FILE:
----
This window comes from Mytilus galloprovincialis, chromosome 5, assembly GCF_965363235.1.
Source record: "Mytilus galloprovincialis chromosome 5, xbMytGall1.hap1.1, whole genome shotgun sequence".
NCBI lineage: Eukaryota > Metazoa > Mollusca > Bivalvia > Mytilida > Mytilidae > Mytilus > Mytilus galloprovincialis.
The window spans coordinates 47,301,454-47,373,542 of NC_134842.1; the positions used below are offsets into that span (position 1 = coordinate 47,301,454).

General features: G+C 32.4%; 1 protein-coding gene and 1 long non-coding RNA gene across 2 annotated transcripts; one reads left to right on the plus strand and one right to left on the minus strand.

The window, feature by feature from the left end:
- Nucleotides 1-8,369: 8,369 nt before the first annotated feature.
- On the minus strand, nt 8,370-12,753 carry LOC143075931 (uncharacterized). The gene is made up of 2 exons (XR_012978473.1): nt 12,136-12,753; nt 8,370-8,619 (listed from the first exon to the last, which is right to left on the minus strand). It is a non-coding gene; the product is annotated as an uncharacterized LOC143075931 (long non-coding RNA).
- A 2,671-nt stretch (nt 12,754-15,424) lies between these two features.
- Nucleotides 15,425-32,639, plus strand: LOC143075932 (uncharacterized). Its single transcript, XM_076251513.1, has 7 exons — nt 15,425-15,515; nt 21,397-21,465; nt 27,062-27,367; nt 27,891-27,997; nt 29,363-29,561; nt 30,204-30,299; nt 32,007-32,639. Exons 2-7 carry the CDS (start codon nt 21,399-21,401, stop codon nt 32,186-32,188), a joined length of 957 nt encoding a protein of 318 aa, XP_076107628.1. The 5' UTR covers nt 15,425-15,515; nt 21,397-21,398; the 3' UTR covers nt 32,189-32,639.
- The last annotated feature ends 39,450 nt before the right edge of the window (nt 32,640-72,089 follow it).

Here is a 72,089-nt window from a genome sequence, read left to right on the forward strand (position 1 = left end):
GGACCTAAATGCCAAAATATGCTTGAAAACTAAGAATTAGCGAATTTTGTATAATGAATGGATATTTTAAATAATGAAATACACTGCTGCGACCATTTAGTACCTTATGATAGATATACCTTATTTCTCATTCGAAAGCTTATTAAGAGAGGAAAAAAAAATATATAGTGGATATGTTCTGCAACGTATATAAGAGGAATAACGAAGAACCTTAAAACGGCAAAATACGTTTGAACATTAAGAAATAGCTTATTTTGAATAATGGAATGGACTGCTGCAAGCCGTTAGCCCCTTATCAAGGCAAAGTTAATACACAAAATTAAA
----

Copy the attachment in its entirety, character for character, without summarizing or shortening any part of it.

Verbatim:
This window comes from Mytilus galloprovincialis, chromosome 5, assembly GCF_965363235.1.
Source record: "Mytilus galloprovincialis chromosome 5, xbMytGall1.hap1.1, whole genome shotgun sequence".
NCBI lineage: Eukaryota > Metazoa > Mollusca > Bivalvia > Mytilida > Mytilidae > Mytilus > Mytilus galloprovincialis.
The window spans coordinates 47,301,454-47,373,542 of NC_134842.1; the positions used below are offsets into that span (position 1 = coordinate 47,301,454).

General features: G+C 32.4%; 1 protein-coding gene and 1 long non-coding RNA gene across 2 annotated transcripts; one reads left to right on the plus strand and one right to left on the minus strand.

The window, feature by feature from the left end:
- Nucleotides 1-8,369: 8,369 nt before the first annotated feature.
- On the minus strand, nt 8,370-12,753 carry LOC143075931 (uncharacterized). The gene is made up of 2 exons (XR_012978473.1): nt 12,136-12,753; nt 8,370-8,619 (listed from the first exon to the last, which is right to left on the minus strand). It is a non-coding gene; the product is annotated as an uncharacterized LOC143075931 (long non-coding RNA).
- A 2,671-nt stretch (nt 12,754-15,424) lies between these two features.
- Nucleotides 15,425-32,639, plus strand: LOC143075932 (uncharacterized). Its single transcript, XM_076251513.1, has 7 exons — nt 15,425-15,515; nt 21,397-21,465; nt 27,062-27,367; nt 27,891-27,997; nt 29,363-29,561; nt 30,204-30,299; nt 32,007-32,639. Exons 2-7 carry the CDS (start codon nt 21,399-21,401, stop codon nt 32,186-32,188), a joined length of 957 nt encoding a protein of 318 aa, XP_076107628.1. The 5' UTR covers nt 15,425-15,515; nt 21,397-21,398; the 3' UTR covers nt 32,189-32,639.
- The last annotated feature ends 39,450 nt before the right edge of the window (nt 32,640-72,089 follow it).

Here is a 72,089-nt window from a genome sequence, read left to right on the forward strand (position 1 = left end):
GGACCTAAATGCCAAAATATGCTTGAAAACTAAGAATTAGCGAATTTTGTATAATGAATGGATATTTTAAATAATGAAATACACTGCTGCGACCATTTAGTACCTTATGATAGATATACCTTATTTCTCATTCGAAAGCTTATTAAGAGAGGAAAAAAAAATATATAGTGGATATGTTCTGCAACGTATATAAGAGGAATAACGAAGAACCTTAAAACGGCAAAATACGTTTGAACATTAAGAAATAGCTTATTTTGAATAATGGAATGGACTGCTGCAAGCCGTTAGCCCCTTATCAAGGCAAAGTTAATACACAAAATTAAA